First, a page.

Scott County is the only major county in Iowa which has no staff nationally certified in election administration.  As noted in my last post, Scott County is one of only two counties which does not have state certification in election administration.  Certification is important because it leads to improved methods of operation and efficiency in the conduct of elections.  The result is improved service to voters and to taxpayers

As Scott County Auditor, I intend to change this situation by obtaining both state and national certification.  To begin the national certification process I attended a training seminar at Auburn University from May   to June    sponsored the Election Center.

The Election Center is an arm of the National Association of Election Officials.  It is the premier organization for training and certification of election and voter registration administrators.  The Center also conducts annual events such as national conferences and several regional workshops and seminars throughout the year which are designed specifically for government elections units.  The Center trains between 600 and 1,000 election and voter registration administrators every year.

The seminar I attended was part of the Center’s Professional Education Program (PEP).  The PEP is a joint effort of the Center and Auburn University’s public administration faculty and offers college level instruction for the professional growth and development of government officials in the elections and voter registration process.  These classes are conducted in several locations throughout the year.  The PEP won an award as the most outstanding continuing education program in America from the National College and University Continuing Education Association (1995).

My classes included Communications in Election and Voter Registration Administration, Law of Elections and Voter Registration, and History of Elections Part I and Part II.  I have additional classes to take before I obtain certification. 

Pictured with Roxanna is Douglas Lewis, the Executive Director of the Election Center.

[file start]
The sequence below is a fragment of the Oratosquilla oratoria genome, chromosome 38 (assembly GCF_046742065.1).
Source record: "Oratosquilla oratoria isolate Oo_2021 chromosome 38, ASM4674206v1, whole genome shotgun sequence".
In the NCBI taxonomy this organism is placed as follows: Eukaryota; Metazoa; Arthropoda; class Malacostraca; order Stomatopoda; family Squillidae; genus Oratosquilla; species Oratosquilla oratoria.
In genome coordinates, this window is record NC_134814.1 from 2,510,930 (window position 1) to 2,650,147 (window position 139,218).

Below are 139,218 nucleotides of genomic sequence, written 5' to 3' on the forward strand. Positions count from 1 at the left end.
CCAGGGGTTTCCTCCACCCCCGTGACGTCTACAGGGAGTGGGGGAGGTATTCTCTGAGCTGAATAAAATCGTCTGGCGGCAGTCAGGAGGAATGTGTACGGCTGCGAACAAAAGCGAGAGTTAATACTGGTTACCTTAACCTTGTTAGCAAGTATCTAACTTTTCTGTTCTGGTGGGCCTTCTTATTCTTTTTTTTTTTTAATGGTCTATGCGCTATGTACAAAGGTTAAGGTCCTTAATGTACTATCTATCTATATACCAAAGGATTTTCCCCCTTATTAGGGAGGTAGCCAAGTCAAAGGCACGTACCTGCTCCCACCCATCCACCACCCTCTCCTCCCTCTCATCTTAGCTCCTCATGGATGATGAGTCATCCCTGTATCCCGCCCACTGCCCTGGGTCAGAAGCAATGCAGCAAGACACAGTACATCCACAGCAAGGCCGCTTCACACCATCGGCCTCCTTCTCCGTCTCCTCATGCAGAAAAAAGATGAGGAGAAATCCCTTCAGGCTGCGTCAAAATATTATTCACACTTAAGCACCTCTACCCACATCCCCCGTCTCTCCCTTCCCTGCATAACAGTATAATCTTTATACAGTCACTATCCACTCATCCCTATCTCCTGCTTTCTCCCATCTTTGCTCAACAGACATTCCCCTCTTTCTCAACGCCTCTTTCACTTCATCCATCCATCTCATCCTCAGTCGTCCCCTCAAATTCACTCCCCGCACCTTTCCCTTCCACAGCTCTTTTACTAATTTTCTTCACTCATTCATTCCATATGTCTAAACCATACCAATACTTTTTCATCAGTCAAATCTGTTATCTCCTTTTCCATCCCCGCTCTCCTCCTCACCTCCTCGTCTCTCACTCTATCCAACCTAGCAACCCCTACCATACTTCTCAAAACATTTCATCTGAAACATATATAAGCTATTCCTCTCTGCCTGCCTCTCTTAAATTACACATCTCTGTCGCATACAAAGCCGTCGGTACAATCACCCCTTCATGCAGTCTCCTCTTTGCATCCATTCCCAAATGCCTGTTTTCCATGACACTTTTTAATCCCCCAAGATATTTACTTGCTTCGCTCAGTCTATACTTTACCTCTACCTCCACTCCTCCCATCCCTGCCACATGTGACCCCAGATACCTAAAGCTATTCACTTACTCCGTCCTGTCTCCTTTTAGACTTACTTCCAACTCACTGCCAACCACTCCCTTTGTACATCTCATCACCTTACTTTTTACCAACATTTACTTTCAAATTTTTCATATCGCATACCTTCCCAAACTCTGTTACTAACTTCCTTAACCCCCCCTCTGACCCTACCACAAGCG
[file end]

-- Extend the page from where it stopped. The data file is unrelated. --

Pictured with Roxanna is Douglas Lewis, the Executive Director of the Election Center.

Changes in State Law

The 2009 Iowa General Assembly is now closed with the legislature enacting many bills. There were several bills which affected the operations of the auditor’s office in terms of administration of health benefits, including medically necessary prosthetic devices, health insurance coverage for diabetes self-management and health care coverage of adult children.  The finance staff is working to incorporate these changes into our operations.

In the elections arena the legislature passed one bill which will cause a significant change in operations of general elections, and several bills which will have lesser effects. The most significant bill is the one for counting absentee ballots on the day before election day. This bill allows county auditors to opt for counting these ballots early.  Also, it mandates counting absentee ballots early when ballot counting was not complete by 10:00 p.m. of the previous general election.  The special precinct election board is in charge of the actual tabulation of votes and is prohibited by this new law from revealing the results of the vote until after all other tabulation has been completed on Election Day.  I intend to count absentee ballots early in general elections with significant amounts of absentee voting.  This allows ample time for an administrative recount if a voting machine malfunctions.

Other changes include allowing for opening the polls for city elections at 12:00 noon instead of 7:00 a.m.; requiring county auditors to retain records from precinct caucuses for 22 months; changing some of the time frames for absentee balloting in health care facilities; and requiring at least seven day prior notification to the political parties and candidates  of the intent to open a satellite voting station to allow them to appoint observers.